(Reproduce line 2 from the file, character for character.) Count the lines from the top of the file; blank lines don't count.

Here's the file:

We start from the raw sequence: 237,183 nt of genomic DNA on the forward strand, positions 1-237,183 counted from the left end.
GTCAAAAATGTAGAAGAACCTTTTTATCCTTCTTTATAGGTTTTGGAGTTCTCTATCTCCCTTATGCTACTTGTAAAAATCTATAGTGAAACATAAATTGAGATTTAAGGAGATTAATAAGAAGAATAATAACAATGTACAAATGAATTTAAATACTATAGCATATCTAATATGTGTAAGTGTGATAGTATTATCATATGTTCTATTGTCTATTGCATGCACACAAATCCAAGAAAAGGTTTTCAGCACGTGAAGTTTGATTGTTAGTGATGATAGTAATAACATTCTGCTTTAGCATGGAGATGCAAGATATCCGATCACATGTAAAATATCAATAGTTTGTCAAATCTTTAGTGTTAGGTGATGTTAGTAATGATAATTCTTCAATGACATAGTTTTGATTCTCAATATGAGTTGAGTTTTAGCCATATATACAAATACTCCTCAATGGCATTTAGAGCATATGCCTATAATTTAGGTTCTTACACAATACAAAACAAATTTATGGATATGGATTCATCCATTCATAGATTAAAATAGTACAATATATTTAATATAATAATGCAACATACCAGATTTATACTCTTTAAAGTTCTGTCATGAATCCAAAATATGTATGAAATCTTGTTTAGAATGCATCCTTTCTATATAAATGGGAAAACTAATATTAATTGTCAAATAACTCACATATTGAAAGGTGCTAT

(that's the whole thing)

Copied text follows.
GTCAAAAATGTAGAAGAACCTTTTTATCCTTCTTTATAGGTTTTGGAGTTCTCTATCTCCCTTATGCTACTTGTAAAAATCTATAGTGAAACATAAATTGAGATTTAAGGAGATTAATAAGAAGAATAATAACAATGTACAAATGAATTTAAATACTATAGCATATCTAATATGTGTAAGTGTGATAGTATTATCATATGTTCTATTGTCTATTGCATGCACACAAATCCAAGAAAAGGTTTTCAGCACGTGAAGTTTGATTGTTAGTGATGATAGTAATAACATTCTGCTTTAGCATGGAGATGCAAGATATCCGATCACATGTAAAATATCAATAGTTTGTCAAATCTTTAGTGTTAGGTGATGTTAGTAATGATAATTCTTCAATGACATAGTTTTGATTCTCAATATGAGTTGAGTTTTAGCCATATATACAAATACTCCTCAATGGCATTTAGAGCATATGCCTATAATTTAGGTTCTTACACAATACAAAACAAATTTATGGATATGGATTCATCCATTCATAGATTAAAATAGTACAATATATTTAATATAATAATGCAACATACCAGATTTATACTCTTTAAAGTTCTGTCATGAATCCAAAATATGTATGAAATCTTGTTTAGAATGCATCCTTTCTATATAAATGGGAAAACTAATATTAATTGTCAAATAACTCACATATTGAAAGGTGCTAT